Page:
Lynn set to lead CNAS study on U.S. defense industrial base

Inside Defense

April 26, 2016

A new task force, organized by the Center for a New American Security, is set to explore how the next administration can best manage the changing U.S. defense industrial base.

Bill Lynn, the former deputy defense secretary who now leads DRS Technologies, is co-chair of the task force along with Sean O'Keefe, the former NASA administrator who also previously served as CEO of Airbus Group.

 

In an interview with Inside Defense this week, Lynn said the task force is set to weigh the pressures on the defense industry, which he has argued is at an inflection point.

Among the other members of the task force are Ellen Lord, CEO of Textron Systems; Mike Leiter, head of integration at Leidos; Greg Mallory, global leader for aerospace and defense at BCG; and Nate Fick, CEO of Endgame. Lynn said the task force membership is mostly complete.

Lynn has previously made the case that defense spending has hit bottom, and the industry is moving into a fourth era. He argues the first period lasted from the beginnings of the republic until World War II and was characterized by government-owned arsenals and shipyards; the second from World War II until the end of the Cold War, when industrial conglomerates like General Electric had defense divisions; and the third from the early 1990s to present day, when consolidation resulted in the prominence of defense specialists like Lockheed Martin.

Today's defense contractors are seeing an increasingly significant role for commercial technology as well as a more global industrial base. "All of these pressures are going to force some change in the industry structure," Lynn said.

He argued that during past inflection points, the government sought to manage the changes within the defense industry and should do the same this time around.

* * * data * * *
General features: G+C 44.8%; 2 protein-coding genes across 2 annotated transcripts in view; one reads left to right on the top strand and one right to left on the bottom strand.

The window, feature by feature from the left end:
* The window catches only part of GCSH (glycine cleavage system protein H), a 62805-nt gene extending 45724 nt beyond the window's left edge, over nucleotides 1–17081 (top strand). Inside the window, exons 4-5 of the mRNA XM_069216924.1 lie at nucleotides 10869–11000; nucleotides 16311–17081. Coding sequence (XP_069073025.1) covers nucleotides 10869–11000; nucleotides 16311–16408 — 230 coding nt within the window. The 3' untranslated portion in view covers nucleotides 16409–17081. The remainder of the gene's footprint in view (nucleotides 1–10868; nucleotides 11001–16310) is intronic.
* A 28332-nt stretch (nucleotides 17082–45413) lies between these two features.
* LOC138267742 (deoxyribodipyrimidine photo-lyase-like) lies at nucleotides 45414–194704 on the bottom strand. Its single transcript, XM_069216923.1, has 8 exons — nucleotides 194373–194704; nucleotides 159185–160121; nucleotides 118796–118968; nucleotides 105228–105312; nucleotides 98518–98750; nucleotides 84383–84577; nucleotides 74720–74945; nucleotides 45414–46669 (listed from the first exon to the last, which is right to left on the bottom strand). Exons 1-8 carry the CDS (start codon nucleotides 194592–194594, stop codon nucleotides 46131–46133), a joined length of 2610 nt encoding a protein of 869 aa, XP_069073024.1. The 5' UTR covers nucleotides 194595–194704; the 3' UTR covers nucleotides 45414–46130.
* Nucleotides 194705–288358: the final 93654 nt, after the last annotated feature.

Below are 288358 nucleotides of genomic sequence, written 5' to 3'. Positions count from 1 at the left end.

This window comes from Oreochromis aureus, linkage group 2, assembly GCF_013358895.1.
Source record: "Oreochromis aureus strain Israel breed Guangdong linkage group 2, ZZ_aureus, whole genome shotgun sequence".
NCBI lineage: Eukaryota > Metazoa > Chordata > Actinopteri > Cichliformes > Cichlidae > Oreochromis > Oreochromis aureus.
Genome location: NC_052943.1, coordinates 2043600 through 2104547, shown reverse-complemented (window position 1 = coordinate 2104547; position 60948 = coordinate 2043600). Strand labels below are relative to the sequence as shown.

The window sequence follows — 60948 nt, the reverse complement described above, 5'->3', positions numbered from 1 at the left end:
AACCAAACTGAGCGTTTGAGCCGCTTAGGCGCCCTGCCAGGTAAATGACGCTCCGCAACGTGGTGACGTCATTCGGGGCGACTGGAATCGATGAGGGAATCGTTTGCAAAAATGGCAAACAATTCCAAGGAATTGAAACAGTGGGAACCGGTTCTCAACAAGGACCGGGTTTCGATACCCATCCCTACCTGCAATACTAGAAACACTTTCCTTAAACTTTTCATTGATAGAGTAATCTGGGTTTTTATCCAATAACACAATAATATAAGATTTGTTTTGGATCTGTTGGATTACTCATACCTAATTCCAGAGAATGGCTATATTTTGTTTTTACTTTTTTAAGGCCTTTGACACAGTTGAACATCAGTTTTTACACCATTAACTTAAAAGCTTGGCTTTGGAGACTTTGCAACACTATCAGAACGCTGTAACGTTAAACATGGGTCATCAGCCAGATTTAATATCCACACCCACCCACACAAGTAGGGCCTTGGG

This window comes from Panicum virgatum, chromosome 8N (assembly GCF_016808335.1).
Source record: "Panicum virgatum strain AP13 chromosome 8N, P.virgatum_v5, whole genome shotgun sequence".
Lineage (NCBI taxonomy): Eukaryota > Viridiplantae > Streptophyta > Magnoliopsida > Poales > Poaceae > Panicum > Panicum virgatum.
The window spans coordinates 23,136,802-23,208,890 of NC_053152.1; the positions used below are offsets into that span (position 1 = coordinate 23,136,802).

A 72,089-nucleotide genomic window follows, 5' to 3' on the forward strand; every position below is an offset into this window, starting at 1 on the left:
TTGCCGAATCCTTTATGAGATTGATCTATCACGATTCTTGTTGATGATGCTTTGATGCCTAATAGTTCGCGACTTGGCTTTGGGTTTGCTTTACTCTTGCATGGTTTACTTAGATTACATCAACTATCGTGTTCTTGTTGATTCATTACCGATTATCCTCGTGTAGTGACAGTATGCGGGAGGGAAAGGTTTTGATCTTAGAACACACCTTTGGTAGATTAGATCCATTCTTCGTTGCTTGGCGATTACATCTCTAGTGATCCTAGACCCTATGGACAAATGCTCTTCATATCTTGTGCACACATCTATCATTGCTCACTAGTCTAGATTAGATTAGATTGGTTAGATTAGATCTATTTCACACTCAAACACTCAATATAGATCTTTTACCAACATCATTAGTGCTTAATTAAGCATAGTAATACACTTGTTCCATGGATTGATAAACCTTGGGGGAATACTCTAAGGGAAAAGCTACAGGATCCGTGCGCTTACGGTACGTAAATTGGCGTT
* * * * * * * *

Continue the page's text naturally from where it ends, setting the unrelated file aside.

Still, he said the study isn't meant to make concrete recommendations, but instead to ensure this issue is on the agenda of a new administration.

"The idea is not to push this or that proposal," Lynn said, but instead to get the attention of the next crop of leadership. "This is an important point in time . . . and what they do on this is going to matter."

He said the task force is now setting up working groups to address specific issues. Among the areas that could be considered is how to manage the increasingly commercial origins of technology, consolidation within the industry and the international supply chain.

Lynn noted that current Pentagon leaders are already thinking about many of these issues, pointing to Defense Secretary Ash Carter's focus on Silicon Valley and Deputy Defense Secretary Bob Work's efforts on the Third Offset strategy.

"The same trends that are motivating us to do this are motivating them," he said.

Lynn also rejected concerns that the defense industry might not be easily shifted. "Industry is going to follow the incentives structure," he said.

The task force is part of a larger CNAS project called "Future Foundry: Forging New Industries for Defense."